Recognizing that I was not behaving in a manner congruent with who I wanted to be, I only stumbled deeper into anger. Hating myself in my blindness, I knew that I was being unreasonable and irrational, but I couldn’t see clearly. I was blinded by the acrid smoke of my own emotions. This cycle continued for four tiresome days. It was tiresome for me, and tiresome for all those around me who endured my moodiness, irritability, and cartwheeling temper. Finally, my friend Steve had enough. I just finished saying something particularly biting and acerbic to him, who was my closest confidant at work, and turned on my heel to storm off. “Now hang on!” he called after me. “Come back here, and close the door!” I knew that I was in for it, and I deserved it, but rather than a severe reprimand, which really wasn’t his style, he met me with a patience that I didn’t deserve. “You’ve been pushing back a bit hard lately, don’t you think?” I hung my head in shame and embarrassment. He acknowledged the pressure that I was under but also observed of my behavior, “It’s a bit much, don’t you think? We’re your friends. We’re on your side!” Sulkily, I offered a shallow apology and slinked back to my office. Instead of barring my fangs, I was licking my wounds.

It was another 24 hours before I apologized in a more meaningful way. It was late on Friday, and I was headed off to yet another out of state conference the next morning. I didn’t want to get on a plane with the sour taste of my own bitterness still in my mouth, but when I went to find Steve before I left for the day, he was caught up in meetings with the administration across the hall. As I packed, I was still sucking on the acidic aftertaste that lingers with the knowledge that I inflicted pain on others in order to diffuse my own discomfort. Finally, I phoned Steve under the auspices of discussing some final bit of work business before I departed for a week. At last, after chatting for two minutes about that mundane subject, I meekly voiced an admission of my truly inexcusable conduct of the preceding days.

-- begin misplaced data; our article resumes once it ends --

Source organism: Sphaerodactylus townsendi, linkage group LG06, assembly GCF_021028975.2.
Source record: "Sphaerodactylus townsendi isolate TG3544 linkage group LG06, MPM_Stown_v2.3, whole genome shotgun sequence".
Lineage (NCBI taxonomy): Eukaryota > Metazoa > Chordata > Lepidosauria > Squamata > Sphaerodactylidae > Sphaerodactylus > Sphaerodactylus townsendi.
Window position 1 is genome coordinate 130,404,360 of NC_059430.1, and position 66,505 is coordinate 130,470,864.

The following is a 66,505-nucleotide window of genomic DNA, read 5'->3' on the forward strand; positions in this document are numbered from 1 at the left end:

In the end, I was filled with gratitude and was left amazed and bewildered by the extremity of the grace I experienced. I did not deserve forgiveness. In recent memory, I could not recall carrying on so wretchedly for such a prolonged period of time, with such disdain for others. I treated them as means to my ends, stripping them of their inherent dignity and worth from my self-righteous, self-defensive perspective. My friend possessed the empathy to hold me accountable for my behavior without responding to me in kind. When I offered my somewhat useless apology, expressing that there were no justifications or explanations that could make what I did “all right,” he replied only with understanding and compassion. As I hung up the phone, I wracked my brain to recall a time I was ever treated so charitably. There was no further admonition, no lecture, no conveyance of a lesson, only pardon and peace. I started to cry. “Oh God,” I prayed, “Is this what it feels like when you forgive us?”

“A faithful friend is a sturdy shelter;

he who finds one finds a treasure.

A faithful friend is beyond price,

no sum can balance his worth.

A faithful friend is a lifesaving remedy;

such as he who fears God finds.

For he who fears God behaves accordingly,

and his friend will be like himself.”

~ Sirach 6:14-17

sulky-wild-thing
Sulky wild thing,” © louiscrusoe (own work), Feb 2012. CC BY-SA 2.0. (license)

Rediscovering Repentance

Featured Image: “Hope,” ©Luca Bovolenta (own work), May 2011. CC BY-NC-ND 2.0. (license)